2:30 PM - 2:45 PM
[PPS03-27] Estimation method for sub-pixel particle abundance based on texture/photometery analysis for Hayabusa2
Keywords:Hayabusa2, boulder, photometry
Because Hayabusa2 is a sample-return mission, the decision on the sampling site on Ryugu is very important. The highest priority for landing site selection is the safety of the spacecraft. Among many requirements for safety, the requirement that needs the highest spatial resolution is the number density of sub-meter boulders. However, the resolution of images from an altitude of 20 km, where global observation will be conducted, is 2 m/pix. Even when Hayabusa2 descends to 5km of altitude, the resolution is only ~0.5 m/pix, with which smallest discernible boulders are 2 – 3 meters in diameter. Because we cannot visually discern sub-meter boulders, we may have to estimate the number density of such small boulders using power-law assumption and extrapolation from the size distribution of boulders larger than 3 m. However, because the size distribution of boulders may have a cutoff in small size range, such extrapolation may lead to a large error in the number density of sub-meter boulders. In this study, we are developing a method to measure the average size of sub-pixel particles based on texture/photometry analysis in regions of interest.
Experiments: We obtained image sets with different particle sizes of basaltic sand, chosen to be 0.01-10pix in our cameras. We made analogue samples by sifting basaltic gravels from Miyake island. We conducted experiments with both single-size particles and their mixtures. In the single-size particles experiments, we used the sifted samples and changed the particle size. In the mixture experiments, we scattered 0.9-pix particles on a bed of fine particles with fixed diameter (~0.03pix) and changed the number density of 0.9 pix particles. We took pictures of the samples at a fixed phase angle (20 deg) between a camera and a lamp, simulating to images for the early phase of Hayabusa2 mission. By using the obtained image, we calculated the standard deviation, sigma, of brightness, which represents the texture of the image, for each sample and investigated the relationship between sigma and particle size.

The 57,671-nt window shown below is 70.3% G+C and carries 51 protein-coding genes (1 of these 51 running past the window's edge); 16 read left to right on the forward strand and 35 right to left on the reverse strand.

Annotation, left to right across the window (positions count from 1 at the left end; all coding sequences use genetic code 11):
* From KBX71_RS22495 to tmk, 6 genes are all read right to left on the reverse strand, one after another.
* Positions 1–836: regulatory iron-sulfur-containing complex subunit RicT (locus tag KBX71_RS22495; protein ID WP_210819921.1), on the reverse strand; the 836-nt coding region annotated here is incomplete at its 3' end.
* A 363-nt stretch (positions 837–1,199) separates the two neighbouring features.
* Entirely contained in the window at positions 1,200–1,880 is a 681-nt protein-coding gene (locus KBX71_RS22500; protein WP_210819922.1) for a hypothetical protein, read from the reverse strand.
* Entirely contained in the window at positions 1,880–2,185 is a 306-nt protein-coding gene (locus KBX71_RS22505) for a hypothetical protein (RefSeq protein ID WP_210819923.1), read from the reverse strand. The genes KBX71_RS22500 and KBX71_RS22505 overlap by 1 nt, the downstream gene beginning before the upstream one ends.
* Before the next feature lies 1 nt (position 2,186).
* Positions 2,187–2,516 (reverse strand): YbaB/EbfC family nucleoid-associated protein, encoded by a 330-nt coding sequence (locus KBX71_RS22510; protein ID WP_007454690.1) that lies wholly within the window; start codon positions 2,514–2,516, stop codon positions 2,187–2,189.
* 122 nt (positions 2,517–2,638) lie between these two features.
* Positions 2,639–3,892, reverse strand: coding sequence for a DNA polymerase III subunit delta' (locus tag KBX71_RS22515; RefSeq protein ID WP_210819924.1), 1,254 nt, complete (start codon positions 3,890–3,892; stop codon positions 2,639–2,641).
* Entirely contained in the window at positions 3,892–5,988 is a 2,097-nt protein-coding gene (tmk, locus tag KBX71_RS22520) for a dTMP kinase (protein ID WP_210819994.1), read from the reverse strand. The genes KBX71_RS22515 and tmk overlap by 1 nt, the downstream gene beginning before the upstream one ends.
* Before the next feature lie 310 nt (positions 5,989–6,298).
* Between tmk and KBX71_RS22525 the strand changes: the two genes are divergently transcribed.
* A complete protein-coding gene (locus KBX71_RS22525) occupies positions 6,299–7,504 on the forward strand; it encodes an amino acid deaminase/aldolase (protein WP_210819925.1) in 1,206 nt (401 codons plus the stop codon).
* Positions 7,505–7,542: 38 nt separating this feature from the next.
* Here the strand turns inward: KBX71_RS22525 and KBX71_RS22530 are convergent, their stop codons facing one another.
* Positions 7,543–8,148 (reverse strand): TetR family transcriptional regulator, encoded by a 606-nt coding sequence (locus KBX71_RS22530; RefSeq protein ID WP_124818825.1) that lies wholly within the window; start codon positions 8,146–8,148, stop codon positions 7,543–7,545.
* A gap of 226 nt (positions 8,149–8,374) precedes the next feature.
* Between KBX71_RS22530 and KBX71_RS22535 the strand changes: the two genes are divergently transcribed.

Results: The sigma value increases with average particle size. Results from the experiments with single size particles suggests that we can estimate the mean particle sizes smaller than several pixels. More specifically, the standard deviation in image brightness significantly different among particles with diameter around 2-3 pixels, around one pixel, and smaller than a pixel. The mixture experiments indicate that sigma increases significantly with an increase of the number density of 0.9 pix particles. This suggests that even if the samples are mixtures of subpixel particles, we may be able to estimate the amount of larger particles by calculating σ.
Summary and future work: Our experimental results indicate that the standard deviation in brightness may allow us to estimate the relative abundance of the size distribution of sub-pixel particles, which had been estimated only by the extrapolation of particle size distribution of particles larger than several pixels. We will conduct experiments with mixtures of more variety of size particles and clarify quantitative relationship between sigma and the size distribution of particle larger than 0.6 pix, which is comparable to 0.3 m for the Hayabusa2 observation.